LifeWay’s recent apology issued at the Mosaix 2013 conference is a sign of hope that the Evangelical church I love is moving forward toward greater multi-ethnic inclusivity. Having spoken at the conference, I was present to hear the recorded LifeWay apology for the decade-old offense for caricaturing Asian people and culture in its Rickshaw Rally VBS curriculum. Fellow Mosaix 2013 conference presenter and dear friend Soong-Chan Rah had this to say about the apology:
I’m really moved that LifeWay would go to these lengths to do this. It’s not something they had to do since many people will see it as something that happened so long ago. There’s prophetic wisdom and courage in apologizing. Once confession, repentance and forgiveness occurs, we’re able to have a conversation on a deeper level.
I agree with Soong-Chan. We’re now able to have a conversation about race and multi-ethnic identity as the church on a deeper level. Taking the conversation to a deeper level must include consideration of how people have reacted to Asian American Christian leaders like Soong-Chan for addressing the Rickshaw Rally problem and those like it over the years. He has been called an angry Asian man. Interesting. I don’t often hear white men who are passionate like me called angry white men—just passionate, but I have heard that description used of African American and Asian American leaders like Soong-Chan. Maybe we mistake his passion for anger. But why?
Jonathan Merritt wrote an article this week titled “Are Christian Conferences Racially Exclusive?” I doubt many people call Jonathan an angry white man, perhaps just passionate. Soong-Chan has been talking about this same issue for many years. What’s different? Is it his hairstyle? His goatee? Something else—something inside me as a white guy who takes issue with Soong-Chan for speaking out?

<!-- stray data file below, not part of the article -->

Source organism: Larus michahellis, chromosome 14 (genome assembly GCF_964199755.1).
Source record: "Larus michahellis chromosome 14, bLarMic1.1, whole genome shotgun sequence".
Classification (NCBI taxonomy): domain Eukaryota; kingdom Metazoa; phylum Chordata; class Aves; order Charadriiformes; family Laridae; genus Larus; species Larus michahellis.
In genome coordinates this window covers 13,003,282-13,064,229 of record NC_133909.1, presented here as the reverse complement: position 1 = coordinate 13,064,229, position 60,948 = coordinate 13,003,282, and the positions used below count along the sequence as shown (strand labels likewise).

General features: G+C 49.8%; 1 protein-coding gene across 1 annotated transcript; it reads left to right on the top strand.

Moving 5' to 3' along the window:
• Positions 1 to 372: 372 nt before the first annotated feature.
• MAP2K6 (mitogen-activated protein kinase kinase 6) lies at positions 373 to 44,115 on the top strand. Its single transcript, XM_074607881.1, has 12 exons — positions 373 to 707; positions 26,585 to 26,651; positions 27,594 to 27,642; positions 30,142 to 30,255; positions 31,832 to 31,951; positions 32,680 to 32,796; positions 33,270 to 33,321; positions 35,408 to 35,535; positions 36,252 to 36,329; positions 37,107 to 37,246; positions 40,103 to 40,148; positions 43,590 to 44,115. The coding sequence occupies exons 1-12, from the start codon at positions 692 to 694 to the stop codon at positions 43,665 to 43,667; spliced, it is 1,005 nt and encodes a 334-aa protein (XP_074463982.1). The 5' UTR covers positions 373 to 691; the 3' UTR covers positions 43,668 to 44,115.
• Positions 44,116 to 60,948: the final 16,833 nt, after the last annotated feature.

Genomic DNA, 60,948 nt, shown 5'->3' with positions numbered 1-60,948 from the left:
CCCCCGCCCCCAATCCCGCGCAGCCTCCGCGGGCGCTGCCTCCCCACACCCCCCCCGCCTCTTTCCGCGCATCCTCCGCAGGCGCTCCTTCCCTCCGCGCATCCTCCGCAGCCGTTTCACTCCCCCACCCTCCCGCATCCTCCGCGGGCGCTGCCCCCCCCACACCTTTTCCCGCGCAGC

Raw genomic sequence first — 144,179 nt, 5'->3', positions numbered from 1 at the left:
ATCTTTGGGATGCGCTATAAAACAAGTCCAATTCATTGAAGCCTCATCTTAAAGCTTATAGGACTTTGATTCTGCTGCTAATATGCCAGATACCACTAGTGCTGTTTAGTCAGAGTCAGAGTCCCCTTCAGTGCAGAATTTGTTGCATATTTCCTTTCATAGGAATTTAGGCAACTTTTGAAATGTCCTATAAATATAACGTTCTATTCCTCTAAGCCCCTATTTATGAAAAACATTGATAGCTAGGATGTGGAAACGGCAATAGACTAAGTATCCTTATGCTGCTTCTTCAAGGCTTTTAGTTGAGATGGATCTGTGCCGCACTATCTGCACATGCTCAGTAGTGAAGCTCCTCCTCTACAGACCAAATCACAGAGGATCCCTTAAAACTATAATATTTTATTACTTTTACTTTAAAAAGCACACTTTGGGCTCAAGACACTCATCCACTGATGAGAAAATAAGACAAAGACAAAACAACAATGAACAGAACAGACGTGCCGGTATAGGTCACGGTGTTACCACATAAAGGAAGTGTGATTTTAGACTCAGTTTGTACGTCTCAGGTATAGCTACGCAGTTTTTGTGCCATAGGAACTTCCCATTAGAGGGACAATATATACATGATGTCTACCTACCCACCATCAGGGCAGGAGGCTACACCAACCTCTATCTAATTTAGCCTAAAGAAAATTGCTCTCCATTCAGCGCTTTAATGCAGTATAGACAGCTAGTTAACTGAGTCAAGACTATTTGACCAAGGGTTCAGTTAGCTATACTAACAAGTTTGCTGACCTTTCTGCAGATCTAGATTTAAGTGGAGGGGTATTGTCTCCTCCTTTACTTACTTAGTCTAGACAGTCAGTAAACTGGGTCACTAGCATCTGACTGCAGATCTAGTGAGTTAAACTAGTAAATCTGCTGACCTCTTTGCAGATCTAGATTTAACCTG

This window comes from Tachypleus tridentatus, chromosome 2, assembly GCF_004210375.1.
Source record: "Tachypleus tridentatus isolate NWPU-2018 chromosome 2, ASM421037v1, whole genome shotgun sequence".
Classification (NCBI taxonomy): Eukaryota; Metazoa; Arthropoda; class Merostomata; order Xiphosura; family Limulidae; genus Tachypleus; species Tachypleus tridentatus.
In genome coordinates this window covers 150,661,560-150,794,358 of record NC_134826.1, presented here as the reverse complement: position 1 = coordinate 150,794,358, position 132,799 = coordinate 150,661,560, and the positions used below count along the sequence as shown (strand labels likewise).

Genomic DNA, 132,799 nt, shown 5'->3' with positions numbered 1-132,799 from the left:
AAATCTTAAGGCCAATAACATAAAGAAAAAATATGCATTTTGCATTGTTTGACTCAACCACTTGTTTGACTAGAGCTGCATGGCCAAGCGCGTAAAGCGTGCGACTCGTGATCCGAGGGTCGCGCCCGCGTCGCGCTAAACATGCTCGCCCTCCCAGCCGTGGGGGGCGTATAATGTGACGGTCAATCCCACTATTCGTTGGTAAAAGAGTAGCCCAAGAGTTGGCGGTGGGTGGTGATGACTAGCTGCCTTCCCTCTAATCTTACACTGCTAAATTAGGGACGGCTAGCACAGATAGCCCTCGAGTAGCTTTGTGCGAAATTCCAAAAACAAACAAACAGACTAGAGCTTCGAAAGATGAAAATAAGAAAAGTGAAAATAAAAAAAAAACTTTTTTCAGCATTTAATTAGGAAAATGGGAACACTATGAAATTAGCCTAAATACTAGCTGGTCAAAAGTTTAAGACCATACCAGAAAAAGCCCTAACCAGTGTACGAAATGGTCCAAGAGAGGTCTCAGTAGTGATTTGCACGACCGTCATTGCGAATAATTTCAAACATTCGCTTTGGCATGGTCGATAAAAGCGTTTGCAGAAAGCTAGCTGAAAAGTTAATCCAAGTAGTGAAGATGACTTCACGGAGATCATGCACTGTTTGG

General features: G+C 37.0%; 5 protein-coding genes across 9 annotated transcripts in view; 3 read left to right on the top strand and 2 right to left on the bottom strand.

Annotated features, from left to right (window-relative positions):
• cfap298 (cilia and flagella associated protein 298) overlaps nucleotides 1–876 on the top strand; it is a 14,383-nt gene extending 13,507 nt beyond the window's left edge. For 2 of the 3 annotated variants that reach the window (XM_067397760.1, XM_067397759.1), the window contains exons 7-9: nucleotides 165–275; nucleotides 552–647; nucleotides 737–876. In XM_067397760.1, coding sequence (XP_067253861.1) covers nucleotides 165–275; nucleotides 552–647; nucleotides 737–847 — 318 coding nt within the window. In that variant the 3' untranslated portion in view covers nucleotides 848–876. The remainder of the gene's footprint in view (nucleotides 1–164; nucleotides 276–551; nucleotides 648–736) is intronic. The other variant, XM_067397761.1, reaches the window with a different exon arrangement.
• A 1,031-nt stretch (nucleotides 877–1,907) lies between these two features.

I know a thing or two about stereotypes. My wife who is Japanese and my Japanese-American children are subjects of stereotypes from time to time. No doubt, we all get stereotyped. We need to break through stereotypes to get to know people—whoever they are, including Asian Americans.When one does not know a community, it is easy to boil it down to stereotypical extremes. For example, it is easy to boil down Asian Americans to those who model assimilation and passivity. Thus, when one breaks out of this mold, including comical Rickshaw Rally stereotypes, one comes across as naturally offensive. What is most offensive to me is when people spin the challenge made by Soong-Chan and others in a way to judge their motives rather than get to know them and see their hearts and listen to their personal stories.
The idea I have heard that Soong-Chan has tried to make a platform for himself through his challenges over the years is absurd to me. I’ve never sensed it. If anything, his challenges have taken away the opportunity for a platform to speak in certain white dominant cultural circles. I have never found Soong-Chan to pursue platforms. Rather, I believe his burden comes from his desire to honor Christ’s kingdom and elevate the church’s reputation to move it beyond hegemonic dominant cultural structures so that all God’s people of diverse ethnicity can truly be one, thereby bearing witness to Christ. Knowing his story, I believe his burden is to help others listen to the voices of minorities like the praying single mother who raised him and whose Korean words would otherwise not be heard and to cultivate a future where his kids and mine don’t have to live inside the walls of the stereotypes other sub-cultures create for them. Instead of a platform, he longs for the church to gather at an open table where everyone can share as part of an extended talking circle.
In a church growth culture that knows far more about how to make a profit than how to make a prophet, I am thankful that LifeWay has moved the conversation forward so that we can move forward together to realize the church’s multi-ethnic unity in Christ. Together with LifeWay, Soong-Chan, you and me, we are now better able to have a conversation about race and multi-ethnic identity as the church on a deeper level.
This piece is cross-posted at The Institute for the Theology of Culture: New Wine, New Wineskins and at The Christian Post.